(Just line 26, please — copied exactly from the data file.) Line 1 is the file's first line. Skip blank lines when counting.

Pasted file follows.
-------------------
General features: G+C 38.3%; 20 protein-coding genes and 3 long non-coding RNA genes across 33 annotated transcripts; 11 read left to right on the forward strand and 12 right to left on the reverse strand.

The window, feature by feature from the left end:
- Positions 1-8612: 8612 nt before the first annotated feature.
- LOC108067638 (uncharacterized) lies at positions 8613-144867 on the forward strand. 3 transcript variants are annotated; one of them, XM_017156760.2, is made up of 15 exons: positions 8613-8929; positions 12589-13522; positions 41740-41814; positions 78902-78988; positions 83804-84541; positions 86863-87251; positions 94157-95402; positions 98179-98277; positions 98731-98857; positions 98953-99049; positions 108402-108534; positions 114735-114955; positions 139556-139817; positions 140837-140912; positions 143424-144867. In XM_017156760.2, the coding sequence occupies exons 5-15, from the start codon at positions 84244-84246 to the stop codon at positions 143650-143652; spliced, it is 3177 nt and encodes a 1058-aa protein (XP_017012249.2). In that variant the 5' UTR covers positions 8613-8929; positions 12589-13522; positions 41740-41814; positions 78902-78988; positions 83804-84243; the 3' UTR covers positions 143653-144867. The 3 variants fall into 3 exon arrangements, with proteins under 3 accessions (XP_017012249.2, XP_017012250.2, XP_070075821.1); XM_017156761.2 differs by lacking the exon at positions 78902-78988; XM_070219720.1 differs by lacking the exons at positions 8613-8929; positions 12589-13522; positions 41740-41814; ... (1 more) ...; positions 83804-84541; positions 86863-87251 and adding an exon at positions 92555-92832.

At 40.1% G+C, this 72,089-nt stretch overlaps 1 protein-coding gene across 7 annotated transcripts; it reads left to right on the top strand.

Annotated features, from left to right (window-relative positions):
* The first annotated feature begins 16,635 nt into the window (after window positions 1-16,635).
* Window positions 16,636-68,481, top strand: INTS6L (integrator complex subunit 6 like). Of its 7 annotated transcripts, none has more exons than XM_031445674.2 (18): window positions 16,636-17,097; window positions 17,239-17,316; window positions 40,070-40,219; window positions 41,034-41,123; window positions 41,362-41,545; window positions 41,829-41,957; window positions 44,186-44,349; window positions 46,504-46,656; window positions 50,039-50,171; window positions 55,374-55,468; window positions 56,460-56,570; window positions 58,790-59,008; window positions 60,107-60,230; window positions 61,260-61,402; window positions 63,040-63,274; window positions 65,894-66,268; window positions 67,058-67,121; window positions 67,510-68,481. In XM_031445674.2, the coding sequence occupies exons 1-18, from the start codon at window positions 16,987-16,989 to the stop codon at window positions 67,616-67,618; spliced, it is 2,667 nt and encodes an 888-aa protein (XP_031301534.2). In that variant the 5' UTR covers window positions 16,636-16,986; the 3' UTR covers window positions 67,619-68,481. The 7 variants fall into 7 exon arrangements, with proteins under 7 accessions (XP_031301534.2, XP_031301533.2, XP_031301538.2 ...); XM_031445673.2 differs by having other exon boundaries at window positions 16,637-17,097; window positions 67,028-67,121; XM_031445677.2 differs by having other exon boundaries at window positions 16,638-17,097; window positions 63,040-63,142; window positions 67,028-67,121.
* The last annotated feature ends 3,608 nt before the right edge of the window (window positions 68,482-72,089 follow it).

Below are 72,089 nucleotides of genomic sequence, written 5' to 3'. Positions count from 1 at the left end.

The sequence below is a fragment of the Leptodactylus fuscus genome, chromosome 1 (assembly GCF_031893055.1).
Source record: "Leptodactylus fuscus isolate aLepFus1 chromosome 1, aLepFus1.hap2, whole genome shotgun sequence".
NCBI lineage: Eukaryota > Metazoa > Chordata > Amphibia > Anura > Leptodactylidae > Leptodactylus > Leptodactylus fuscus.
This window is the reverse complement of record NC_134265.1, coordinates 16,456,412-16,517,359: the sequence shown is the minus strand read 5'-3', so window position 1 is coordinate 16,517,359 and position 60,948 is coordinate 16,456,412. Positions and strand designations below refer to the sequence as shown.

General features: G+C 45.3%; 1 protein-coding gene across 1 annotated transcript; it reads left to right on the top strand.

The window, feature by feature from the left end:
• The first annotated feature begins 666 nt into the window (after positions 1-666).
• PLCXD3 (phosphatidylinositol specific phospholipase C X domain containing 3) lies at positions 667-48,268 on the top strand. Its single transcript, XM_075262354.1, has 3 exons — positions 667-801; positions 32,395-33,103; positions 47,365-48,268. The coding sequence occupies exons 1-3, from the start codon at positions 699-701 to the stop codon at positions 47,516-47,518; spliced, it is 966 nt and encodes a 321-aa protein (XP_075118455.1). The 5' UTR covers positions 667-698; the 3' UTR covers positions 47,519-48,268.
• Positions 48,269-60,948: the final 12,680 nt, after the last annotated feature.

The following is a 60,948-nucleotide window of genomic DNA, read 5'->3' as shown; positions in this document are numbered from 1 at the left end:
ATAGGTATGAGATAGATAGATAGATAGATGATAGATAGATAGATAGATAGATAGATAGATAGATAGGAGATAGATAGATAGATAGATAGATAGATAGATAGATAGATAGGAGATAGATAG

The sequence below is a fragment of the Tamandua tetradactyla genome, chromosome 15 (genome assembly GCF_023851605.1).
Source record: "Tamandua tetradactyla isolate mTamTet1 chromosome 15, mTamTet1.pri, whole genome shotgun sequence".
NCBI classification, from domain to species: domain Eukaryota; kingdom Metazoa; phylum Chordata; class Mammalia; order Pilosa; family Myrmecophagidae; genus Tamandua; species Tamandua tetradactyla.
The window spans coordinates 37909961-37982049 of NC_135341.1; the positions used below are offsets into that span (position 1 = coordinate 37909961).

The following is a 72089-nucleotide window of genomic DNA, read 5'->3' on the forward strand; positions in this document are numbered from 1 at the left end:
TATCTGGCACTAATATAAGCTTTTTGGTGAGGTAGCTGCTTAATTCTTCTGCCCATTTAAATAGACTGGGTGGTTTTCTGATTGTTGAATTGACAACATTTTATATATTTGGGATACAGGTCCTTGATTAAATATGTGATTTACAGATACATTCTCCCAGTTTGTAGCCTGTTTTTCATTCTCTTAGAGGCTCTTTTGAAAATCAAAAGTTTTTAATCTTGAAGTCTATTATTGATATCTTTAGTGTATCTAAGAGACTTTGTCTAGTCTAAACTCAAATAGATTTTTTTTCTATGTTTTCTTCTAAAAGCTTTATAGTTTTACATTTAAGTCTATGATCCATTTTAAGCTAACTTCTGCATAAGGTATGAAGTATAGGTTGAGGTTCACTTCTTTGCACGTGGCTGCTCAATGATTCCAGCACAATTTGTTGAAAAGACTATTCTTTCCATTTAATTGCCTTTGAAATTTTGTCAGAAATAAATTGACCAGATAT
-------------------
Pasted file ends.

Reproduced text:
The following is a 72089-nucleotide window of genomic DNA, read 5'->3' on the forward strand; positions in this document are numbered from 1 at the left end: